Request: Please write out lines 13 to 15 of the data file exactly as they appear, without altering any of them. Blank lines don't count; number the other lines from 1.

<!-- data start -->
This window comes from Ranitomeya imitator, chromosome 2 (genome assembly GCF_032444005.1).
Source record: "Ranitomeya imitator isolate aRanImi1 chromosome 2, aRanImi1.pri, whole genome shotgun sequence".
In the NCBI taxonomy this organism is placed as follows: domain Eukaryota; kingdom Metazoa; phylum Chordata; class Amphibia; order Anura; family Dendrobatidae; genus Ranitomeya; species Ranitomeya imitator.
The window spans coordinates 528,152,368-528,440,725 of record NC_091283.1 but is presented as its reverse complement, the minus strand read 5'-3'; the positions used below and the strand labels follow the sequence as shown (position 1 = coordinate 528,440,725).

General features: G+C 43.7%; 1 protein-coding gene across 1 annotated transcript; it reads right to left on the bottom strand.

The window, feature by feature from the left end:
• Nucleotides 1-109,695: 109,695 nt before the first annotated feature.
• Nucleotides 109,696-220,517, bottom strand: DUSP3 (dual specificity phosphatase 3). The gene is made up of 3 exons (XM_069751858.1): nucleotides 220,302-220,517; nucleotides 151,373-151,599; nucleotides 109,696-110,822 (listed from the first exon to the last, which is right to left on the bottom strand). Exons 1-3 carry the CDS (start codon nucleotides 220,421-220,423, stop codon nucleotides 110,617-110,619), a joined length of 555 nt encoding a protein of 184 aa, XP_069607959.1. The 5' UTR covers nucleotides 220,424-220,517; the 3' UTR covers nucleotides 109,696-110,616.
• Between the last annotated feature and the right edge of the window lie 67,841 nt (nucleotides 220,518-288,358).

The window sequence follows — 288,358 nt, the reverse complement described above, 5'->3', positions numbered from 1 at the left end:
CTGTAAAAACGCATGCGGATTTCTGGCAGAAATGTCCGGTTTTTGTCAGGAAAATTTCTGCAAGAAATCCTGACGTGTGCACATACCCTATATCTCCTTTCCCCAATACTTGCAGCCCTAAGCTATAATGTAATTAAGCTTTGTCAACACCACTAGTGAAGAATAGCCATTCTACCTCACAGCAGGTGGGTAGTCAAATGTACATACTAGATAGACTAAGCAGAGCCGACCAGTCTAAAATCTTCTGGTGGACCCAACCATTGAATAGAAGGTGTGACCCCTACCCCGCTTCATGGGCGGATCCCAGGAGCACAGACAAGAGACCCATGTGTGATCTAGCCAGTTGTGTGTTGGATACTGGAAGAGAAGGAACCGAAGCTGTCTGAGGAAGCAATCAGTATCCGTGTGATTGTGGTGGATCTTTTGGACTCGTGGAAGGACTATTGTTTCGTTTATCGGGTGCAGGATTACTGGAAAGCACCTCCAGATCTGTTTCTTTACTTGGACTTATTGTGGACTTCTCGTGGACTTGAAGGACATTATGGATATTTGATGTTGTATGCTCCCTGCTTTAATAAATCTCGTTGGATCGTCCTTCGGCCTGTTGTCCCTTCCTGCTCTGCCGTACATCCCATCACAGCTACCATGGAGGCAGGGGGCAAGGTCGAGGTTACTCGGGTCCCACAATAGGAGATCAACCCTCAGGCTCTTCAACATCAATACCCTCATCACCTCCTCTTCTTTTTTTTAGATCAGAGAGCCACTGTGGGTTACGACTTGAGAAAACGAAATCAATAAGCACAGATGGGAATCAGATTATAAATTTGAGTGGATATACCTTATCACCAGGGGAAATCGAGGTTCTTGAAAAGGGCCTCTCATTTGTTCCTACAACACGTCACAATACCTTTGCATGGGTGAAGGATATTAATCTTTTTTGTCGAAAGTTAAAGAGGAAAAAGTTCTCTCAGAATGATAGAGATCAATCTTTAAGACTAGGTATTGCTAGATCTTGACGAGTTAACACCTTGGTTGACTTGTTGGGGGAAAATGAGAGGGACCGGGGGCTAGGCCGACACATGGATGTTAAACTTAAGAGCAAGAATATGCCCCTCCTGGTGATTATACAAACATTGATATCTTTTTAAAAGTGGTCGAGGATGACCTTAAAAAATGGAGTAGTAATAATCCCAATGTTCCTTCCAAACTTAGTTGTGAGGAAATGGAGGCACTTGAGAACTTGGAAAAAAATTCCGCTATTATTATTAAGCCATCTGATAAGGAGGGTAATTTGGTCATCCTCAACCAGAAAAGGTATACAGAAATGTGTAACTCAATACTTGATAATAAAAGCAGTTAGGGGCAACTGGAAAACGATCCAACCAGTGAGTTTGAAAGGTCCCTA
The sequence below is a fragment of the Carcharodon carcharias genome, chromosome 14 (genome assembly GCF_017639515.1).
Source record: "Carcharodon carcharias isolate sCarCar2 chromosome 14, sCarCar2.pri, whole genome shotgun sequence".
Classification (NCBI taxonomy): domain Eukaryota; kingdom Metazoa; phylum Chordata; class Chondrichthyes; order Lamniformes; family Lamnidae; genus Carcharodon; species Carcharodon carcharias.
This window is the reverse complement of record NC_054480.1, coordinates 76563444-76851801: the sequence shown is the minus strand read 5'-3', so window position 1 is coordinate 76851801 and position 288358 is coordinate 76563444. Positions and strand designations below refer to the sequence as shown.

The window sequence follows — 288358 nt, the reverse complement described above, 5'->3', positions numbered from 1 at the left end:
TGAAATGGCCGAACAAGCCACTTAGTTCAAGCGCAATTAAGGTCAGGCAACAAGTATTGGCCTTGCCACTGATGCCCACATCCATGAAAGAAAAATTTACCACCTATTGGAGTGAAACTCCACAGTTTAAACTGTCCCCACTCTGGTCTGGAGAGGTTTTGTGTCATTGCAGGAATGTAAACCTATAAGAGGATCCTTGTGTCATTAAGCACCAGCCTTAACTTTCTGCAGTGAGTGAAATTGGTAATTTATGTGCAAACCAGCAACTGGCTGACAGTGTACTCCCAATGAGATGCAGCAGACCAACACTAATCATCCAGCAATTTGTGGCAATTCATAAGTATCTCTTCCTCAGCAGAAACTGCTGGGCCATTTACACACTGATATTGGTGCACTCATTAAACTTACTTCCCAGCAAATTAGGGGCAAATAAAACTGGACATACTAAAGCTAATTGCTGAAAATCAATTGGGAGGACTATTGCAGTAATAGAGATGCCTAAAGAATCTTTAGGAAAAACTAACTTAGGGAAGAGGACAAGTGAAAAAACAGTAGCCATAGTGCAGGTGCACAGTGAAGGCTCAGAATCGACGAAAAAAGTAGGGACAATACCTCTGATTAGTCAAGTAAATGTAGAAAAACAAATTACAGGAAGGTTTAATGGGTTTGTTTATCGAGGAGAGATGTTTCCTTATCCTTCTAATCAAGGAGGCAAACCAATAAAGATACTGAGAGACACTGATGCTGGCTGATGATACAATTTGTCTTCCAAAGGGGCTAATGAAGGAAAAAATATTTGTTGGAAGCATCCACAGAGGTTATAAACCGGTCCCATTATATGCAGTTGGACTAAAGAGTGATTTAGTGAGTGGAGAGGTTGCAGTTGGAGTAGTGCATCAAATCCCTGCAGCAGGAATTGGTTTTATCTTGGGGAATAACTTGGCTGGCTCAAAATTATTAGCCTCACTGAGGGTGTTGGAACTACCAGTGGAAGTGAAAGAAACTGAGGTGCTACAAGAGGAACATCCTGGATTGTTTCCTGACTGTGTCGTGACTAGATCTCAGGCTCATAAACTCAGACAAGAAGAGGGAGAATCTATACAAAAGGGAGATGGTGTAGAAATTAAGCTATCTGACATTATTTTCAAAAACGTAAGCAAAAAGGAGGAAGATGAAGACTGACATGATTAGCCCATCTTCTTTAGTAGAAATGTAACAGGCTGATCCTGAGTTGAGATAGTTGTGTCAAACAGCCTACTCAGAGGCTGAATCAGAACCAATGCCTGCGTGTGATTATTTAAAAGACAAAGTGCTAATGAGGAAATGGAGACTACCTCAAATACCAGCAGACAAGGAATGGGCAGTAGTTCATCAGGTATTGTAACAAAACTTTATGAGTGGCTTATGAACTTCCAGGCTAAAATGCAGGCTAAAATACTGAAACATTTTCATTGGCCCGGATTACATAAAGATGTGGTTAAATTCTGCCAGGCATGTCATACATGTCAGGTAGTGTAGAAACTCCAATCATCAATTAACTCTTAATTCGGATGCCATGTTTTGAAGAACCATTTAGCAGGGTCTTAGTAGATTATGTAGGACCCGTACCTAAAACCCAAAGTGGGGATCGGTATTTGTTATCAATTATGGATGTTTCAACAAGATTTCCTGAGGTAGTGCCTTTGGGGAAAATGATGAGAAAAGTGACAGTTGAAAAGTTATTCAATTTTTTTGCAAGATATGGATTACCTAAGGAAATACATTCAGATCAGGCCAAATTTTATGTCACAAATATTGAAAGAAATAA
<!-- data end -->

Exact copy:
Source record: "Carcharodon carcharias isolate sCarCar2 chromosome 14, sCarCar2.pri, whole genome shotgun sequence".
Classification (NCBI taxonomy): domain Eukaryota; kingdom Metazoa; phylum Chordata; class Chondrichthyes; order Lamniformes; family Lamnidae; genus Carcharodon; species Carcharodon carcharias.
This window is the reverse complement of record NC_054480.1, coordinates 76563444-76851801: the sequence shown is the minus strand read 5'-3', so window position 1 is coordinate 76851801 and position 288358 is coordinate 76563444. Positions and strand designations below refer to the sequence as shown.